CMS: Dual Eligible Medicare Advantage Enrollees, Including in Nursing Homes, Received Worse Clinical Care 

Medicare Advantage enrollees, specifically those dually eligible for Medicare and Medicaid and a low-income subsidy, received worse clinical care than those who didn’t fall under these plans.

That’s according to a report released on Tuesday by the Medicare & Medicaid Services’ Office of Minority Health (CMS OMH).

More than one in ten, or 13%, of those jointly enrolled in Medicare and Medicaid, also known as dual enrollees, lived in a long-term care nursing home or other institutional facility, according to a recent KFF report.


And these patients were also likely to have an intellectual or developmental disability and more limitations on activities of daily living, the KFF report found.

The latest CMS OMH report showed that dual enrollees and those receiving a low-income subsidy were most vulnerable in certain areas of clinical care compared to those who a weren’t part of these programs.

The greatest care disparities were found in follow-up visits after a hospital stay for a mental illness as well as medication interactions for residents receiving dementia care and those who were prone to falls.


CMS OMH presented a summary of MA plan performance on specific measures of quality of health care for 2021, which corresponds to care received in 2020. The report was based on an analysis of Healthcare Effectiveness Data and Information Set (HEDIS) data on the quality of care delivered to people with Medicare – specifically those enrolled in MA plans.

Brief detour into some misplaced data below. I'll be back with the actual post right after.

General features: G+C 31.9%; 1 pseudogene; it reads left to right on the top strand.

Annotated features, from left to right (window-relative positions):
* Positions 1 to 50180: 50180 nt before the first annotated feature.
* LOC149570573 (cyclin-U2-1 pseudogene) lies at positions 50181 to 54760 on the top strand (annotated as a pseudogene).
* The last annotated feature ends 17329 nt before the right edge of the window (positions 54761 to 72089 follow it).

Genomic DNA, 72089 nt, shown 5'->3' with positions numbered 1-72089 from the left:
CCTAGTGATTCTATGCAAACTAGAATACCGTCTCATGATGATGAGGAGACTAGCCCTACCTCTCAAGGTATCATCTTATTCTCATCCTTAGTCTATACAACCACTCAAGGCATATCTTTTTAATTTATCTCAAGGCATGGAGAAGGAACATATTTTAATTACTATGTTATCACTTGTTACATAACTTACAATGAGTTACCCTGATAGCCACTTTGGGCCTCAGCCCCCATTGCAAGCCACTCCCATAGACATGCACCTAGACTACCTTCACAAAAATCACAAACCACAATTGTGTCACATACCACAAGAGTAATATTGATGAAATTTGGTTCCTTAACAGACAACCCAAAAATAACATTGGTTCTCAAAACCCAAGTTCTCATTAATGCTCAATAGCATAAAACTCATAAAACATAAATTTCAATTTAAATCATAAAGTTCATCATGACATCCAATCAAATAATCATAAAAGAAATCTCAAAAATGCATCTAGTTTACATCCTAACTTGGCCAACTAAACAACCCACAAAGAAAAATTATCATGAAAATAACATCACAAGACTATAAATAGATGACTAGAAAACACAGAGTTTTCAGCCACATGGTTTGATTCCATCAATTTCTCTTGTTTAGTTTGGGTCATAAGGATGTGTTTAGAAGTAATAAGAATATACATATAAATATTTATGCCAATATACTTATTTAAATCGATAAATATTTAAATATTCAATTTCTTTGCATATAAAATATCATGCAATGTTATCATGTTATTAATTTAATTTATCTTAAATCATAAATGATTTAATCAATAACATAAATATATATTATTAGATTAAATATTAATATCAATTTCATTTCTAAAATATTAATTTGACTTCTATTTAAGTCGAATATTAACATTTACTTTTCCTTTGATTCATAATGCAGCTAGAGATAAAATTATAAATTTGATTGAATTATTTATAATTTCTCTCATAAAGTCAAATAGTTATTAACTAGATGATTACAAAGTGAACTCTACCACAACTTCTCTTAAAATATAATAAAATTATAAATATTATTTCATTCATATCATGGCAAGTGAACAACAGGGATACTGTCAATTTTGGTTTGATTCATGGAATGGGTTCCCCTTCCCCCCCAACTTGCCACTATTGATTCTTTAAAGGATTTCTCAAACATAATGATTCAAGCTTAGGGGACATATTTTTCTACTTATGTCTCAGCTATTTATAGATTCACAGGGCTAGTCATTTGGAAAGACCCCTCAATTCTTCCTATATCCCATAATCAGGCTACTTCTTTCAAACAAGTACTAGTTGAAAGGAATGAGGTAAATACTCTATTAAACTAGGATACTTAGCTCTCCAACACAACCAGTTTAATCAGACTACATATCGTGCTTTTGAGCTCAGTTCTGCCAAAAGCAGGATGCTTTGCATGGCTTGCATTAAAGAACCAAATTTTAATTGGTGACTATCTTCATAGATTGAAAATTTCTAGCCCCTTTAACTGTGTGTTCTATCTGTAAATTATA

Thirty-six clinical care measures, including diabetes, cardiovascular disease and chronic lung disease, were incorporated into the HEDIS analysis.

Overall, dual eligibles and those with low-income subsidy had below-average scores on more than one-third of such measures. Meanwhile, only one or two measures were above average relative to all MA enrollees, according to the CMS OMH report.

Disparities were more commonly seen when screening patients for cancer, mental illness care, care coordination, and an overuse or appropriate use of medication, according to the report.

CMS OMH did mention that the data in the report was likely influenced by the pandemic, especially in long-term care settings.

“The COVID-19 pandemic had an unprecedented impact on the health care system, in terms of both the influx of patients to hospitals and the strain it put on health care workers. Nursing homes and other institutions that provide care for predominantly older patients were at a particularly high risk of outbreaks of COVID-19,” CMS OMH said in its executive summary.

Still, agency researchers said it was worth noting that large disparities – greater than 5% – were most common among MA enrollees with disabilities irrespective of dual eligible status or low-income subsidy coverage.

“Additional research is needed to better understand the mechanisms that drive the disparities reported here,” said CMS OMH researchers. “Such research would benefit from the use of a more nuanced measure of disability than the one used for this report (i.e., one that better captures the full conceptual definition of disability).”

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